We write a lot about athletes moving into the broadcasting world. Often, that’s about how they do early on as a broadcaster, whether good or bad. There’s important context to that, of course, from the level of the stage they’re initially placed on to their on-air and production teams to the pre-broadcasting experience they have, but a lot of it’s still evaluation. Something that doesn’t get covered as much is how the athletes actually feel about shifting into broadcasting, and especially how they feel about that new role after doing that job for a long while.
There are occasionally stories about the initial challenges of broadcasting. A few of those include Drew Brees talking about the time commitment required, Peyton Manning talking about why he didn’t want to take a conventional booth role, and Jason Witten talking about how he reacted to criticism. But it’s unusual to see someone speak out about the challenges after a long time in that role. And a clip from this week’s installment of ongoing NFL Films docuseries NFL Icons on EPIX (the premium cable channel that will be renamed MGM+ in early 2023) on Troy Aikman covers that, with Aikman talking about how he was at “rock bottom” after calling the Giants’ win over the Patriots in 2008’s Super Bowl XLII (which was his seventh season as a NFL on Fox broadcaster):
“It took me a while to find victory in broadcasting, a long time, and there was a period after we had called the Giants beating the New England Patriots. Patriots were undefeated at the time. The game was played in Arizona. I think that’s when I hit rock bottom as a broadcaster. And at that moment I felt like I had just broadcasted a game that I was proud of, but I’d never felt more empty. And I thought, man, if this is the pinnacle of this profession and I feel the way that I feel, I may be in the wrong profession.”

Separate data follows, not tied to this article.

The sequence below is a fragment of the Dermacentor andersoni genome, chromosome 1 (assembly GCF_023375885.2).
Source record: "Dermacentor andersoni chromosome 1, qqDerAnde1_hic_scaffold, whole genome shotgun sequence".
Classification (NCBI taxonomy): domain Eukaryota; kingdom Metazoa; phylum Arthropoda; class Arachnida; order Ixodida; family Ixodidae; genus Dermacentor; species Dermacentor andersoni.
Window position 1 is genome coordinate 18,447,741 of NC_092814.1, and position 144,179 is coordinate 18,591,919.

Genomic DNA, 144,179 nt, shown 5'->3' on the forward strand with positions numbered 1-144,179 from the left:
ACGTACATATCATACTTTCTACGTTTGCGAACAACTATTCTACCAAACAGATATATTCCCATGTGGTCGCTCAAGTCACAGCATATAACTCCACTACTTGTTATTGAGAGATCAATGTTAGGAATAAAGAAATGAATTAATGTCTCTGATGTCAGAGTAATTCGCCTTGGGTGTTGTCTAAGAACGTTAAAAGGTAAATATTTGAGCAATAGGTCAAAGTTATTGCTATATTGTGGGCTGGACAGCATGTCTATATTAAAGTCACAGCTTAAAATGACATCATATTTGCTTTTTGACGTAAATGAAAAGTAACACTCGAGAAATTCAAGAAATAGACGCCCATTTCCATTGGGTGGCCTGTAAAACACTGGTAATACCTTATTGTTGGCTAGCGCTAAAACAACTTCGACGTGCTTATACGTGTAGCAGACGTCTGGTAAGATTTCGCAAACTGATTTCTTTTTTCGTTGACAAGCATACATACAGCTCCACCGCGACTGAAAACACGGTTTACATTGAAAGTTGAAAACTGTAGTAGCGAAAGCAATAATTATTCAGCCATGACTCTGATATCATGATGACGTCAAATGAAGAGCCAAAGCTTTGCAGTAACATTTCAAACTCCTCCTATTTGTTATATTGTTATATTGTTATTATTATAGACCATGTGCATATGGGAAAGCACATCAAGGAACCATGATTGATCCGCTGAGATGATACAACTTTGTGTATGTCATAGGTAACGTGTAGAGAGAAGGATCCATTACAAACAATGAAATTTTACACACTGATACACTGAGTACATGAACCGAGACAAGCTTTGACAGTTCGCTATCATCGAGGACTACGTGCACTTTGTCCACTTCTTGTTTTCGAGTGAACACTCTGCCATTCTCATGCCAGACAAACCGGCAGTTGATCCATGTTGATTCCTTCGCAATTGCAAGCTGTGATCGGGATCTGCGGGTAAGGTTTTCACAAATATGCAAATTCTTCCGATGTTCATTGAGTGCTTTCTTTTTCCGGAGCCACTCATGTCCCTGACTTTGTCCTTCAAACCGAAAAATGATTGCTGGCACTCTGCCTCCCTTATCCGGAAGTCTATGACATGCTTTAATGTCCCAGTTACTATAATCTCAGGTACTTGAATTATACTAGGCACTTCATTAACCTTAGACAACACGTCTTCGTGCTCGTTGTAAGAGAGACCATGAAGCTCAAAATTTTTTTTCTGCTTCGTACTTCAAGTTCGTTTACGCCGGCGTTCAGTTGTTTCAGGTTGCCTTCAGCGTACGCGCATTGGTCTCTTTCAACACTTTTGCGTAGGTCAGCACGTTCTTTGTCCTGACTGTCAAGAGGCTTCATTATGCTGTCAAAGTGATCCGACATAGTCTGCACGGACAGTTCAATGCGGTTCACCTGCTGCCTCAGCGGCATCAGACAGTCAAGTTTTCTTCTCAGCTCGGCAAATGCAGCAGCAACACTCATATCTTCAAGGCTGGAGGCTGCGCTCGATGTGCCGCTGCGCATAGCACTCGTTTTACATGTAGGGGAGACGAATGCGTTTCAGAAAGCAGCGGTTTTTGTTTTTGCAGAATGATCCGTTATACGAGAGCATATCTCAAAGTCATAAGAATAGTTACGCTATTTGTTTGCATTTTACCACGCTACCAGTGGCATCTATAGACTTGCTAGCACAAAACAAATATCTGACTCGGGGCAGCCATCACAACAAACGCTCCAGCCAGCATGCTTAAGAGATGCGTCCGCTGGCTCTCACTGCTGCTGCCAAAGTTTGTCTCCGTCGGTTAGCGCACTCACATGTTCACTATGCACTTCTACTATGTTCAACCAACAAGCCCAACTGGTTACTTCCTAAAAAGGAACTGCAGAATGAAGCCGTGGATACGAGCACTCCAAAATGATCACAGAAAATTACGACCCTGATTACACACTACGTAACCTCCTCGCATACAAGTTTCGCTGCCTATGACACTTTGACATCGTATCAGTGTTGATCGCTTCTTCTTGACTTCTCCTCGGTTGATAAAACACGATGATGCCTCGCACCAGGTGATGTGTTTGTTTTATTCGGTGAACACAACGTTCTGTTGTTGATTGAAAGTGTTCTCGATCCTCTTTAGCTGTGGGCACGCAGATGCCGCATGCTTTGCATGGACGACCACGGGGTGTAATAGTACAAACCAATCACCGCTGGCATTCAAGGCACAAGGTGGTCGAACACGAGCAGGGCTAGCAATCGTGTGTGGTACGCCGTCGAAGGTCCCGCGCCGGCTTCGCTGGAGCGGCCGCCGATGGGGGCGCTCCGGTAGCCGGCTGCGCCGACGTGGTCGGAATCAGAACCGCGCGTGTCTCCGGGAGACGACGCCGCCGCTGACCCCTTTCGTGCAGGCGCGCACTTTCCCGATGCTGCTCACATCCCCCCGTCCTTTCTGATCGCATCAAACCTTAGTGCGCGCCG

The full episode here is worth a watch. After that clip, Aikman continues with his thoughts on that moment, and how it changed him.
“Prior to that moment, I don’t know that I ever really felt victories. I never felt even small victories in broadcasting, but since then I have. And I think maybe it’s because I was able to understand what being successful in broadcasting meant. And it didn’t mean necessarily just how I did it or what I had to do that day. It was the whole production.”
Later in the segment, he talks about how he feels about broadcasting now.
“I’m in a really good place. I’m as happy as I’ve ever been. I feel as good as I’ve ever felt. Whatever weight I was carrying in my life, I feel like I’ve got a lighter load.”
Something notable for Aikman is how he’s changed networks this offseason, a move that even landed a Sports Illustrated daily cover (quite unusual for a media story). He’s previously talked about how happy he is to be where he’s wanted at ESPN and how excited he is to keep working with Joe Buck (a sentiment Buck returns), and to be on Monday Night Football. He has thoughts on that in this documentary as well, tying it back to watching Don Meredith on MNF (with Howard Cosell and either Keith Jackson or Frank Gifford; Gifford took the third chair there in 1971, when Aikman was five).
“My mom’s favorite broadcaster was Don Meredith. And what I remember is him singing, you know, ‘Turn out the lights.’ That’s what really resonates with me. So to now be a part of that property forever, that means a lot to me. And to get to do it with my broadcast partner for the last twenty years is especially meaningful in Joe Buck.”
While Aikman’s done quite the media tour this year around his new gig, there are still some unique things unearthed in this episode. In particular, his comments on how unsatisfied he was even after calling what he thought was a good game in Super Bowl XLII stand out. It’s good to hear that Aikman has been able to find victories in broadcasting since then, and that he’s now “as happy as I’ve ever been.” Hopefully that continues for him.
The Aikman episode of NFL Icons will premiere on EPIX Saturday, Oct. 15 at 10 p.m. ET/PT. It will also be available to stream on EPIX’s app.